So now I’m back home and it’s normal but it’s not. I’m fine but I’m not. I checked Instagram and my sister had posted a photo of Grandma and Grandad and tears pricked at my eyes. They were whole and now they are half. Grandma is and Grandad was. That’s the way life goes, it’s to be expected, but that doesn’t make it easy. That doesn’t make it okay.

    I named my son after my grandad. I named Maurice for Maurice. And now I hear his name and I say his name, and my heart crumples for a moment. Just a moment. I know it won’t last forever, and I’m glad it won’t, but I’m dreading it too. I’m dreading the day the name Maurice feels fine again. I loved him, you know? I don’t want to let that go.

    – Fern xxx




    P.S. I’m behind on my 100 Days Project. I wasn’t going to allow myself to get behind, but then I thought, Screw this. I’m going to my grandad’s funeral, who gives a toss about sorting sh*t out. So I’ve had two days without working on it, and I’m just not sure how to proceed. I might play catch up today. I might fall off the wagon completely. Maybe I’ll just continue and pretend those two missed days didn’t happen. I’m not sure. It just doesn’t really seem that important anymore. 


  • Babies
  • I Don’t Have Kids (Guest Post)

    This guest post was written by someone very dear to me. It was my idea, I wanted her to put these words down for me, and I am so honoured that she actually agreed to share her thoughts and experiences with us all. I know it’s easy to get wrapped up in your own little world, to assume that everyone you meet wants and has the ability to live a life similar to your own. But really, we all need to stop and think about what we’re saying to people, about what sort of information we’re demanding from them. No matter how close you feel to a person, you can never really know what they’re dealing with, and how their experiences may be affecting them. I think we can all learn a thing or two from this beautifully written post…

    Fern messaged me recently and asked me to write about how sucky/annoying/stupid it is to have people asking about if/when you plan on having babies. I almost said no. Not because I can’t relate to this topic, but because I have a whole lot of hurt about this topic. And it’s an extremely personal topic.
    It’s also something I never thought about when I was younger when I used to ask other people these same questions.

    I’m 36, and I’m married to a lovely guy. I always thought I’d have children when the time was right, now I’m worried that we’ve left it too late. And I’m worried that I’ll never be ready to have kids.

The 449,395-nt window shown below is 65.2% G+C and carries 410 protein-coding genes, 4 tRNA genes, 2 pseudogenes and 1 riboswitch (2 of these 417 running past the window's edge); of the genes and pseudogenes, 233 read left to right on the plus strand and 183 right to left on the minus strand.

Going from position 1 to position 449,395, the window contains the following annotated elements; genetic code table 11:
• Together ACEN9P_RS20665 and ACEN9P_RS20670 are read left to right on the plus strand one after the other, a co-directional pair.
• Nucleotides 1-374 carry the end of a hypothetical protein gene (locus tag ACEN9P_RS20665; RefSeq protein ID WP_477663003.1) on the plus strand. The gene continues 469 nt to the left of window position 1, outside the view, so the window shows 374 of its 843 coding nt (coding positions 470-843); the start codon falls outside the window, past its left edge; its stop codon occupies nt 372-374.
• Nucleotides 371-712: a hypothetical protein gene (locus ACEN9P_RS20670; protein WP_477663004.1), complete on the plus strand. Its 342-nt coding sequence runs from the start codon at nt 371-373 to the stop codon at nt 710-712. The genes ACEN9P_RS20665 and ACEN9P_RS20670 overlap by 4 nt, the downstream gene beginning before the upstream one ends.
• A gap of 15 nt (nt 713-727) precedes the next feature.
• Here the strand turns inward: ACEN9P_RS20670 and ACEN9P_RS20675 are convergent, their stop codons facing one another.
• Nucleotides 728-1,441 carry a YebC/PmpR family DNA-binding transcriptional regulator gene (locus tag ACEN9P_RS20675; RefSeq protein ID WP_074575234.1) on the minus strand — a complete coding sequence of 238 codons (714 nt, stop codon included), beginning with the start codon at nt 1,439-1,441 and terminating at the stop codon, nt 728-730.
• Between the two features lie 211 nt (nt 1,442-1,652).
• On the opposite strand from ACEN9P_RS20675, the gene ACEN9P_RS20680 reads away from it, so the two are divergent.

Why? Because I have health issues – anxiety and depression (that i’m starting to get under control I hope) and other physical health issues. I’m also old enough to have heard all the horrible birth stories and the late night kids vomiting stories from all my friends. I know that having children isn’t a bed of roses. And I’m scared okay. I’m really scared of all kinds of things – whether I’ll have healthy children, whether I’ll like my children, whether I’ll be a good mother or enjoy being a mother. Honestly I’ve analysed all these things to death.

    In my early to mid twenties having children would have been hella wrong for me, I was in two really bad relationships (which I won’t get into) and was not mature enough to handle having a child. When I broke up with my horrid ex, I remember saying to my friend that it was okay because I still had time to have children. And she told me that my chances of fertility were dramatically decreased now. And that hurt a lot.

    I met my husband when I was in my late twenties, and he was studying hard, trying to get qualified to get a good job, which I really admire and respect.

    Over the years, people have pressured the crap out of us to have children. This was at times when we were on one small income, when we we were barely scraping by, when I was really struggling with my health and we weren’t ready to have children. And you know what people said, “Oh you’ll find a way to manage even on a tiny income.” Or my personal favourite, “There’s never a good time to have children, you just have to do it.”